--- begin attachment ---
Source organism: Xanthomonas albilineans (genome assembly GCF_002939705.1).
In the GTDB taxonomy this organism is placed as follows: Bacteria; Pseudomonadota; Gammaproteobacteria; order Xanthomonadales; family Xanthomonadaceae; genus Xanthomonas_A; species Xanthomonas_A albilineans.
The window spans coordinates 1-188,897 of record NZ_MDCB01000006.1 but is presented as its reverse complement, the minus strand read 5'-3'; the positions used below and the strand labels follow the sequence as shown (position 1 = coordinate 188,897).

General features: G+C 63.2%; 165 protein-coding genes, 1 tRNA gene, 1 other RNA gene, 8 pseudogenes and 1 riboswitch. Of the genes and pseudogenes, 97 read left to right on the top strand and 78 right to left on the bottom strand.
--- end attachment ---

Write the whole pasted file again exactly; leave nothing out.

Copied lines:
Source organism: Xanthomonas albilineans (genome assembly GCF_002939705.1).
In the GTDB taxonomy this organism is placed as follows: Bacteria; Pseudomonadota; Gammaproteobacteria; order Xanthomonadales; family Xanthomonadaceae; genus Xanthomonas_A; species Xanthomonas_A albilineans.
The window spans coordinates 1-188,897 of record NZ_MDCB01000006.1 but is presented as its reverse complement, the minus strand read 5'-3'; the positions used below and the strand labels follow the sequence as shown (position 1 = coordinate 188,897).

General features: G+C 63.2%; 165 protein-coding genes, 1 tRNA gene, 1 other RNA gene, 8 pseudogenes and 1 riboswitch. Of the genes and pseudogenes, 97 read left to right on the top strand and 78 right to left on the bottom strand.